Anxiety disorders are the most common of all the mental disorders. They affect an estimated 8 to 10 of every 100 children and adolescents.
Everybody knows what it’s like to feel anxious — the butterflies in your stomach before a first date, the tension you feel when your boss is angry, the way your heart pounds if you’re in danger. Anxiety rouses you to action. It gears you up to face a threatening situation. It makes you study harder for that exam, and keeps you on your toes when you’re making a speech. In general, it helps you cope.
Anxiety disorders, however, are defined as illnesses that cause people to feel frightened, distressed and uneasy for no apparent reason. Young people diagnosed with anxiety disorders experience excessive fear, worry, or uneasiness that interferes with their daily lives.
Anxiety disorders aren’t just a case of “nerves.” They are thought to be related to the biological makeup and life experiences of the individual, and have been found to frequently run in families. These disorders can dramatically reduce productivity and significantly diminish an individual’s quality of life.
There are several types of anxiety disorders, each with its own distinct features.
Anxiety disorders include:
Phobia Two major types of phobias are social anxiety disorder and specific phobia. People with social anxiety disorder have an overwhelming and disabling fear of scrutiny, embarrassment, or humiliation in social situations, which leads to avoidance of many potentially pleasurable and meaningful activities. People with specific phobia experience extreme, disabling, and irrational fear of something that poses little or no actual danger; the fear leads to avoidance of objects or situations and can cause people to limit their lives unnecessarily.
Generalized anxiety disorder Constant, exaggerated worrisome thoughts and tension about everyday routine life events and activities, lasting at least six months. Almost always anticipating the worst even though there is little reason to expect it; accompanied by physical symptoms, such as fatigue, trembling, muscle tension, headache, or nausea.
Panic disorder Repeated episodes of intense fear that strike often and without warning. Physical symptoms include chest pain, heart palpitations, shortness of breath, dizziness, abdominal distress, feelings of unreality, and fear of dying.
Obsessive-compulsive disorder Repeated, unwanted thoughts or compulsive behaviors (such as counting or hand-washing) that seem impossible to stop or control.
Post-traumatic stress disorder A pattern of flashbacks and other symptoms that occurs in children who have experienced a psychologically distressing event such as physical abuse or sexual abuse, being a victim or witness of violence, or exposure to some other traumatic event such as a bombing or hurricane.
It is common for an anxiety disorder to accompany another anxiety disorder, or in some cases depression, eating disorders or substance abuse. Anxiety disorders can also co-exist with illnesses such as heart disease, high blood pressure, irritable bowel syndrome, thyroid conditions, and migraine headaches. In such instances, these disorders will also need to be treated. Before undergoing any treatment, it is important to have a thorough medical exam to rule out other possible causes.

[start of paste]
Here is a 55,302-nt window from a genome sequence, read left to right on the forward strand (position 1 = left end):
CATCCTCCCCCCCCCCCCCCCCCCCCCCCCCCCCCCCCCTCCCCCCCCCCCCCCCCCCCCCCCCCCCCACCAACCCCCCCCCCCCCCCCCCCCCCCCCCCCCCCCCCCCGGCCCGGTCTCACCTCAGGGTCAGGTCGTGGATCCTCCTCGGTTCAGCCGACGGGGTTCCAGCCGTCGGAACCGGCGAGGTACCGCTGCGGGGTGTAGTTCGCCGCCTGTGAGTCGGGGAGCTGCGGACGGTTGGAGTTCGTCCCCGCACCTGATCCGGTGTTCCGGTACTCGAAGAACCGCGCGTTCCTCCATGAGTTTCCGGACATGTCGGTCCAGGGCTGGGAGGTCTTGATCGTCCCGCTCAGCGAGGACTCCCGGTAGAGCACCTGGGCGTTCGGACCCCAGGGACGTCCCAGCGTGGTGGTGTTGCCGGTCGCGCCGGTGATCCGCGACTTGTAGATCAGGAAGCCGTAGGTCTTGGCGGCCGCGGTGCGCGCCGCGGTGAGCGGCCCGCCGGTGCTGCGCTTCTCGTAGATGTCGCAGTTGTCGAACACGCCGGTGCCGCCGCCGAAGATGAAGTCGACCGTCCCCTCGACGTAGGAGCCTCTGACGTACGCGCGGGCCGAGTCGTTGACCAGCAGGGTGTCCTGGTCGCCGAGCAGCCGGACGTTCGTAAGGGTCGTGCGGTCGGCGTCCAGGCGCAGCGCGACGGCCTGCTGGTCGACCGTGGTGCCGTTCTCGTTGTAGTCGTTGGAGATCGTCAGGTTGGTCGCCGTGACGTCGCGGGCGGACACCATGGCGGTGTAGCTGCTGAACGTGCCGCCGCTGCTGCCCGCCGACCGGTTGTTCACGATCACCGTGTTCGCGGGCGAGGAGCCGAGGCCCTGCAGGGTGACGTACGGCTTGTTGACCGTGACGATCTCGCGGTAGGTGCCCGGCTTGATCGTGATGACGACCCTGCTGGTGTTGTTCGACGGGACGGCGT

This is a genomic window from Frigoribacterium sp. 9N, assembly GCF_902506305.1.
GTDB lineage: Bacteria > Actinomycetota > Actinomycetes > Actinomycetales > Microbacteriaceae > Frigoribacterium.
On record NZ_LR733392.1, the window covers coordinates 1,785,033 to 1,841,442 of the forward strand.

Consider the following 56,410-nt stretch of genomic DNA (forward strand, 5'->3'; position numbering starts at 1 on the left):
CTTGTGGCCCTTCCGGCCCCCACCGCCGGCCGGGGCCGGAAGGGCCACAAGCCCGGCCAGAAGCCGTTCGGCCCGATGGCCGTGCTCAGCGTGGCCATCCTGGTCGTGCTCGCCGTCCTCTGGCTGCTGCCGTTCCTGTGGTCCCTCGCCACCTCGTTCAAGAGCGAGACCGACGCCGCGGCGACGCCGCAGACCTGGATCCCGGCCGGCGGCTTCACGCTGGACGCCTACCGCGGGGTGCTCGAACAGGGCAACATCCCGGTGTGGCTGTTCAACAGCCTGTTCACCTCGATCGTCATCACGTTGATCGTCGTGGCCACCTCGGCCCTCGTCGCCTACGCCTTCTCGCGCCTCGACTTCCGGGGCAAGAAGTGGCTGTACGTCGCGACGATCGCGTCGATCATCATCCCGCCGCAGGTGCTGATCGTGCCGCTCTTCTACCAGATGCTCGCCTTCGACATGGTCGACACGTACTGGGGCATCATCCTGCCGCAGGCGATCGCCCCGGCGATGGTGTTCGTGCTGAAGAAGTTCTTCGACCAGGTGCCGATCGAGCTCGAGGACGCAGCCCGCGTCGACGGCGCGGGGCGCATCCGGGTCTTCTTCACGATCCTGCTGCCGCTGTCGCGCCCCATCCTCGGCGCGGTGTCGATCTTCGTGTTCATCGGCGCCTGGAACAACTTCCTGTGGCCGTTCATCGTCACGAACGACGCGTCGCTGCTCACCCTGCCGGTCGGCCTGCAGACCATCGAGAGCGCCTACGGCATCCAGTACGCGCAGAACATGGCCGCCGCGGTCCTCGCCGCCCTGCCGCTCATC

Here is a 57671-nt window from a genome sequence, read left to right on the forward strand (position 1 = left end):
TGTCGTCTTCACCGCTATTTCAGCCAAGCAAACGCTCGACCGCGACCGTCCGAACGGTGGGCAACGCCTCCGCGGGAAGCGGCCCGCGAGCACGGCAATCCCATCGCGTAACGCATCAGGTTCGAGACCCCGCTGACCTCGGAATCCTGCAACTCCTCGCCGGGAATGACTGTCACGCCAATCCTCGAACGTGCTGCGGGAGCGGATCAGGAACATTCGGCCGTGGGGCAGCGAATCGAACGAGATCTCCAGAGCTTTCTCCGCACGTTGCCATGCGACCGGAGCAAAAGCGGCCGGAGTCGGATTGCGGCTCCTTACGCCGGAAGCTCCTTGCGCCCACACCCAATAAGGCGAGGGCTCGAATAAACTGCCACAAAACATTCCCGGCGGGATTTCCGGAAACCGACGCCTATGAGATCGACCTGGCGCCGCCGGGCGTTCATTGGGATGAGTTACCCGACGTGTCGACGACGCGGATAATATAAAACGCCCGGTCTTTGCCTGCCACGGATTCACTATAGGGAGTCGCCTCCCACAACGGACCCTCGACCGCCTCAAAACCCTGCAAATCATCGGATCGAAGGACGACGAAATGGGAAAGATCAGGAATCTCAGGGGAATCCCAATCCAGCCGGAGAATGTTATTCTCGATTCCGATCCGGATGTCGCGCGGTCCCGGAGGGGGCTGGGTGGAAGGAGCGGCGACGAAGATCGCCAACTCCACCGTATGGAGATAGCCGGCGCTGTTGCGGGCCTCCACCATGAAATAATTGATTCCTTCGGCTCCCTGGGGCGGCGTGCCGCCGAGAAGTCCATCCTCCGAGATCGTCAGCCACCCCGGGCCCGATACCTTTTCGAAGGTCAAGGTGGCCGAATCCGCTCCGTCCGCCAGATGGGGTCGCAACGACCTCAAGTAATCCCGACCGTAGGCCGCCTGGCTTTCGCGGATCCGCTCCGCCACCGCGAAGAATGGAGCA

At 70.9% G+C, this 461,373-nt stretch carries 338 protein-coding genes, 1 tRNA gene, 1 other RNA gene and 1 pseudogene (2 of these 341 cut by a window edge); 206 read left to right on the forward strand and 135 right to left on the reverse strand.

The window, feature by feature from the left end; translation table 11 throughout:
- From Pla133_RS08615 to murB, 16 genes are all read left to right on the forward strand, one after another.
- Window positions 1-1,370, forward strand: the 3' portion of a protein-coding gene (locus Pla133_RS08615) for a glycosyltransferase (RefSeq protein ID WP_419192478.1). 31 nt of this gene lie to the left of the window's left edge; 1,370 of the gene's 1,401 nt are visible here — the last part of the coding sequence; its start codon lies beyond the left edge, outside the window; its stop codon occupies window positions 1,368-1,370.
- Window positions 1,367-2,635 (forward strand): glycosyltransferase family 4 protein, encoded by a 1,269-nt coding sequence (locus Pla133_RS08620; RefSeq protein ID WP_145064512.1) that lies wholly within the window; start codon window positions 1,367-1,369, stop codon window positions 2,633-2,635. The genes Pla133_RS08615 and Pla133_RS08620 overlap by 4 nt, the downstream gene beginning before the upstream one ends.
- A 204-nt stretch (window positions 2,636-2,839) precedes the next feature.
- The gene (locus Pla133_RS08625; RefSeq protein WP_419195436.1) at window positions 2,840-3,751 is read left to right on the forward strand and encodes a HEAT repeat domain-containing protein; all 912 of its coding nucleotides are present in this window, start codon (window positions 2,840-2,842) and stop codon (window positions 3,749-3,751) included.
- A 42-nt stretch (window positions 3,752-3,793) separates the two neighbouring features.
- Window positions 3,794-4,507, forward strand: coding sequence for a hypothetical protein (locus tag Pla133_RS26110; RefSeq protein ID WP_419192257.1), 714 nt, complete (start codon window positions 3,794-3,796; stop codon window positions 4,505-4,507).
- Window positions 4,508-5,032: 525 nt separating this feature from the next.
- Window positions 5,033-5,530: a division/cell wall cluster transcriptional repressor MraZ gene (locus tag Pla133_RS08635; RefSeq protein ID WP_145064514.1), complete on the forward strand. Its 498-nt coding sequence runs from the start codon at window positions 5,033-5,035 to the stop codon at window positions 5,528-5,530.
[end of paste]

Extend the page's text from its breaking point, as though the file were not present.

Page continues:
Many people with anxiety disorders can be helped with treatment.
Many people misunderstand anxiety disorders and other mental illnesses and think individuals should be able to overcome the symptoms by sheer willpower. Wishing the symptoms away does not work.
Behavioral therapy and cognitive-behavioral therapy can be effective for treating several of the anxiety disorders.
Behavioral therapy focuses on changing specific actions and uses several techniques to decreases or stop unwanted behavior. For example, one technique trains patients in diaphragmatic breathing, a special breathing exercise involving slow, deep breaths to reduce anxiety. This is necessary because people who are anxious often hyperventilate, taking rapid shallow breaths that can trigger rapid heartbeat, lightheadedness, and other symptoms. Another technique — exposure therapy — gradually exposes patients to what frightens them and helps them cope with their fears.
Like behavioral therapy, cognitive-behavioral therapy teaches patients to react differently to the situations and bodily sensations that trigger panic attacks and other anxiety symptoms. However, patients also learn to understand how their thinking patterns contribute to their symptoms and how to change their thoughts so that symptoms are less likely to occur. This awareness of thinking patterns is combined with exposure and other behavioral techniques to help people confront their feared situations. For example, someone who becomes lightheaded during a panic attack and fears he is going to die can be helped with the following approach used in cognitive-behavioral therapy. The therapist asks him to spin in a circle until he becomes dizzy. When he becomes alarmed and starts thinking, “I’m going to die,” he learns to replace that thought with a more appropriate one, such as “It’s just a little dizziness — I can handle it.”
Information provided by the National Institute of Mental Health
- Anxiety Disorders in Children and Adolescents by Dr. James Chandler
- Is your teen suffering from Post-Traumatic Stress Disorder (PTSD)?
- Post-Traumatic Stress Disorder (PTSD) ― Help, Support, Advocacy
- The Causes of Anxiety and Panic Attacks
- Why Anxiety And Depression Are Over-Diagnosed And Over-Treated
- The Impact of Adverse Childhood Experiences (ACE)